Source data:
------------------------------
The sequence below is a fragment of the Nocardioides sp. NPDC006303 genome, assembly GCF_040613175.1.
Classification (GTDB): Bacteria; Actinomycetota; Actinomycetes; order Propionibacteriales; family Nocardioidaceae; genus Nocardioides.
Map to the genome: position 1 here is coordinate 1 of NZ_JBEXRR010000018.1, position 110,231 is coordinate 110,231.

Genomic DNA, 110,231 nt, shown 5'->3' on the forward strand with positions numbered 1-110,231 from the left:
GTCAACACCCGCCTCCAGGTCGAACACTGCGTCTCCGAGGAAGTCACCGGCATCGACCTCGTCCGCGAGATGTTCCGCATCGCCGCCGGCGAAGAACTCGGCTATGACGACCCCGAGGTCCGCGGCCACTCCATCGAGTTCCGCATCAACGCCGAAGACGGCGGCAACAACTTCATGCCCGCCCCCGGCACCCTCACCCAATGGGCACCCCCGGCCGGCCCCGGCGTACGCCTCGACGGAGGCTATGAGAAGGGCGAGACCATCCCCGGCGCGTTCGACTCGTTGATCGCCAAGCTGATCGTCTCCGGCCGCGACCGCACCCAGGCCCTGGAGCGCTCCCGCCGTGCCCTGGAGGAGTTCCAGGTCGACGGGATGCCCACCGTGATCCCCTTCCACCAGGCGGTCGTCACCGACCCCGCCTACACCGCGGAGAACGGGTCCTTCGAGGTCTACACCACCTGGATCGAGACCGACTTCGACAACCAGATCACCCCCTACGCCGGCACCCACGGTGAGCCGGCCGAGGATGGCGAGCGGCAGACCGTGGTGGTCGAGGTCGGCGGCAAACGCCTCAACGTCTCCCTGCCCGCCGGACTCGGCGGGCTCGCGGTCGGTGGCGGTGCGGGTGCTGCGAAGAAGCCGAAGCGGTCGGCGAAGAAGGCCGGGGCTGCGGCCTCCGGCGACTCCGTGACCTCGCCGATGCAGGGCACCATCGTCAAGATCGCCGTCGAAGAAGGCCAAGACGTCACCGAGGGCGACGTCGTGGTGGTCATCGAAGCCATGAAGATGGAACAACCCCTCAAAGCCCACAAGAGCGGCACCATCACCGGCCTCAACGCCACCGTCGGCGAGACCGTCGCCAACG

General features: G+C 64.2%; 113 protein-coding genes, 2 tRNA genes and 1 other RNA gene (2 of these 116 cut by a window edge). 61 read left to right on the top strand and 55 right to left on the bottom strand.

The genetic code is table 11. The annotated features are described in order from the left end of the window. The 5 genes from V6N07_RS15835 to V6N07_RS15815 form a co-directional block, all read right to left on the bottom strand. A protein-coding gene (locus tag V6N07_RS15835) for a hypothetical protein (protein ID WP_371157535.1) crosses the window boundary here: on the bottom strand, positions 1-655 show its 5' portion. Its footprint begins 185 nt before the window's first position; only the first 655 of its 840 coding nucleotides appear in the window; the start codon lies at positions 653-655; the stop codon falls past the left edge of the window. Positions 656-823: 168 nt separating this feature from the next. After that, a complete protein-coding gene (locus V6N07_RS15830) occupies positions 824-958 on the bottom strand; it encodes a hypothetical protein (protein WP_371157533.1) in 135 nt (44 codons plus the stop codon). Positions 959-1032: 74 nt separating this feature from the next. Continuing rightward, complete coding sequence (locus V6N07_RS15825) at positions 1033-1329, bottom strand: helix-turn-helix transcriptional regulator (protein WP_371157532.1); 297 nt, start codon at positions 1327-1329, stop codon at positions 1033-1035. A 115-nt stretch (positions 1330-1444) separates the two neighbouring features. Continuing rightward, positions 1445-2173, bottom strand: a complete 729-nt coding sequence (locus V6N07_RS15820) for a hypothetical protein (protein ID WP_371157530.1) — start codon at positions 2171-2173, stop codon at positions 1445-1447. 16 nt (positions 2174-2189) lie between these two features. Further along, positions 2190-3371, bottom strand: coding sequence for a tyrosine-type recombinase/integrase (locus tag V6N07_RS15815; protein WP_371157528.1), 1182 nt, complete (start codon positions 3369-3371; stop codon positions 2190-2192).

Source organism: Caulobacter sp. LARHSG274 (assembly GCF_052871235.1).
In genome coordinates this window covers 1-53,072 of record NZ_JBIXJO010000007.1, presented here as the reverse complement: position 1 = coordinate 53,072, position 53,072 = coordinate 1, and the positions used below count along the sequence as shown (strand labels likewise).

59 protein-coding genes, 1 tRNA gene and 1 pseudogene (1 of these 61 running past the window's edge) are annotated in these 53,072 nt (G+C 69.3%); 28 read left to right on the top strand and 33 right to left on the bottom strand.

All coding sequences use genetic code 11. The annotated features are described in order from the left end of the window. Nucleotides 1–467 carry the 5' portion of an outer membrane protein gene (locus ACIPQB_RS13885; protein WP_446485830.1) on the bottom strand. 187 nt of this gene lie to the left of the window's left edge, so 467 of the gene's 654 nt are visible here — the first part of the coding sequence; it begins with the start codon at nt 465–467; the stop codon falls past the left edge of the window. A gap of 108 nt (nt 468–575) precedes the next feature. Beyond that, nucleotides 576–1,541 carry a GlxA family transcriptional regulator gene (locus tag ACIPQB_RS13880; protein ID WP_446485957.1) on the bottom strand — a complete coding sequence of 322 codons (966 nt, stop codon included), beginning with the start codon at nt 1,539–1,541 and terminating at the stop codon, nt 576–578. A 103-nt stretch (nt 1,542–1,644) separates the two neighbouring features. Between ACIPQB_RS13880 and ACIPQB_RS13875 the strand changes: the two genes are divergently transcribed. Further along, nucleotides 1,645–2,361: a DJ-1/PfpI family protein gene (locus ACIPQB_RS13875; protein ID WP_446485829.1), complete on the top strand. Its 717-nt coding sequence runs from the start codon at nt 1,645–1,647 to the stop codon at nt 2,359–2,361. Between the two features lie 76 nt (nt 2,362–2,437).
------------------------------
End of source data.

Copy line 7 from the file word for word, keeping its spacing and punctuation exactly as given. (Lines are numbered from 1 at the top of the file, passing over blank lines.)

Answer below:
The genetic code is table 11. The annotated features are described in order from the left end of the window. The 5 genes from V6N07_RS15835 to V6N07_RS15815 form a co-directional block, all read right to left on the bottom strand. A protein-coding gene (locus tag V6N07_RS15835) for a hypothetical protein (protein ID WP_371157535.1) crosses the window boundary here: on the bottom strand, positions 1-655 show its 5' portion. Its footprint begins 185 nt before the window's first position; only the first 655 of its 840 coding nucleotides appear in the window; the start codon lies at positions 653-655; the stop codon falls past the left edge of the window. Positions 656-823: 168 nt separating this feature from the next. After that, a complete protein-coding gene (locus V6N07_RS15830) occupies positions 824-958 on the bottom strand; it encodes a hypothetical protein (protein WP_371157533.1) in 135 nt (44 codons plus the stop codon). Positions 959-1032: 74 nt separating this feature from the next. Continuing rightward, complete coding sequence (locus V6N07_RS15825) at positions 1033-1329, bottom strand: helix-turn-helix transcriptional regulator (protein WP_371157532.1); 297 nt, start codon at positions 1327-1329, stop codon at positions 1033-1035. A 115-nt stretch (positions 1330-1444) separates the two neighbouring features. Continuing rightward, positions 1445-2173, bottom strand: a complete 729-nt coding sequence (locus V6N07_RS15820) for a hypothetical protein (protein ID WP_371157530.1) — start codon at positions 2171-2173, stop codon at positions 1445-1447. 16 nt (positions 2174-2189) lie between these two features. Further along, positions 2190-3371, bottom strand: coding sequence for a tyrosine-type recombinase/integrase (locus tag V6N07_RS15815; protein WP_371157528.1), 1182 nt, complete (start codon positions 3369-3371; stop codon positions 2190-2192).